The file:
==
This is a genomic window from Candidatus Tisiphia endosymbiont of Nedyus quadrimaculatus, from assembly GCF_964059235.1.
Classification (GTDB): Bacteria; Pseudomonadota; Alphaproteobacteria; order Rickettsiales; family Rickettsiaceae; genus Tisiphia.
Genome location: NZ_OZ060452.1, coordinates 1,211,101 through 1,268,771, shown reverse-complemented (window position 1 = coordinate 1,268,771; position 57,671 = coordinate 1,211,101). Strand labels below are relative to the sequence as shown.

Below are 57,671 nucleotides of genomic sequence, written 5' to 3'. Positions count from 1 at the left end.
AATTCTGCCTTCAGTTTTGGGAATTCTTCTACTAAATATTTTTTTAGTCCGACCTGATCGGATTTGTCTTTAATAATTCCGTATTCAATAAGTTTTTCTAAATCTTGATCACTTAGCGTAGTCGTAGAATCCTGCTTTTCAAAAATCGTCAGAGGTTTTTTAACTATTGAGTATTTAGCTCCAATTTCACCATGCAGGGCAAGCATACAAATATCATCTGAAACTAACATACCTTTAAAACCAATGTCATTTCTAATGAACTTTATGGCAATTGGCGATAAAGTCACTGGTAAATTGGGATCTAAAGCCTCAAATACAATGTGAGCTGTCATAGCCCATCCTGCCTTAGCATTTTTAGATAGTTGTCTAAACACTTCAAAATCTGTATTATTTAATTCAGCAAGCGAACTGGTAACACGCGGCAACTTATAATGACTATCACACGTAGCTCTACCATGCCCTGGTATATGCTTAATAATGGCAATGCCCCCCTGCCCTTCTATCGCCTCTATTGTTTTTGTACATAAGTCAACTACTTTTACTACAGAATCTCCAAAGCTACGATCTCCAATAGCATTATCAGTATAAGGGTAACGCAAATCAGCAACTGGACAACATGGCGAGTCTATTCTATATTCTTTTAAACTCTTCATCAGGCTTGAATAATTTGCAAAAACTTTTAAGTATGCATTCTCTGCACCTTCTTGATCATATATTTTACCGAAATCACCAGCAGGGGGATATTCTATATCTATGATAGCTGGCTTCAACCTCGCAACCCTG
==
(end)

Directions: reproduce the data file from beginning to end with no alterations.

This is a genomic window from Candidatus Tisiphia endosymbiont of Nedyus quadrimaculatus, from assembly GCF_964059235.1.
Classification (GTDB): Bacteria; Pseudomonadota; Alphaproteobacteria; order Rickettsiales; family Rickettsiaceae; genus Tisiphia.
Genome location: NZ_OZ060452.1, coordinates 1,211,101 through 1,268,771, shown reverse-complemented (window position 1 = coordinate 1,268,771; position 57,671 = coordinate 1,211,101). Strand labels below are relative to the sequence as shown.

Below are 57,671 nucleotides of genomic sequence, written 5' to 3'. Positions count from 1 at the left end.
AATTCTGCCTTCAGTTTTGGGAATTCTTCTACTAAATATTTTTTTAGTCCGACCTGATCGGATTTGTCTTTAATAATTCCGTATTCAATAAGTTTTTCTAAATCTTGATCACTTAGCGTAGTCGTAGAATCCTGCTTTTCAAAAATCGTCAGAGGTTTTTTAACTATTGAGTATTTAGCTCCAATTTCACCATGCAGGGCAAGCATACAAATATCATCTGAAACTAACATACCTTTAAAACCAATGTCATTTCTAATGAACTTTATGGCAATTGGCGATAAAGTCACTGGTAAATTGGGATCTAAAGCCTCAAATACAATGTGAGCTGTCATAGCCCATCCTGCCTTAGCATTTTTAGATAGTTGTCTAAACACTTCAAAATCTGTATTATTTAATTCAGCAAGCGAACTGGTAACACGCGGCAACTTATAATGACTATCACACGTAGCTCTACCATGCCCTGGTATATGCTTAATAATGGCAATGCCCCCCTGCCCTTCTATCGCCTCTATTGTTTTTGTACATAAGTCAACTACTTTTACTACAGAATCTCCAAAGCTACGATCTCCAATAGCATTATCAGTATAAGGGTAACGCAAATCAGCAACTGGACAACATGGCGAGTCTATTCTATATTCTTTTAAACTCTTCATCAGGCTTGAATAATTTGCAAAAACTTTTAAGTATGCATTCTCTGCACCTTCTTGATCATATATTTTACCGAAATCACCAGCAGGGGGATATTCTATATCTATGATAGCTGGCTTCAACCTCGCAACCCTG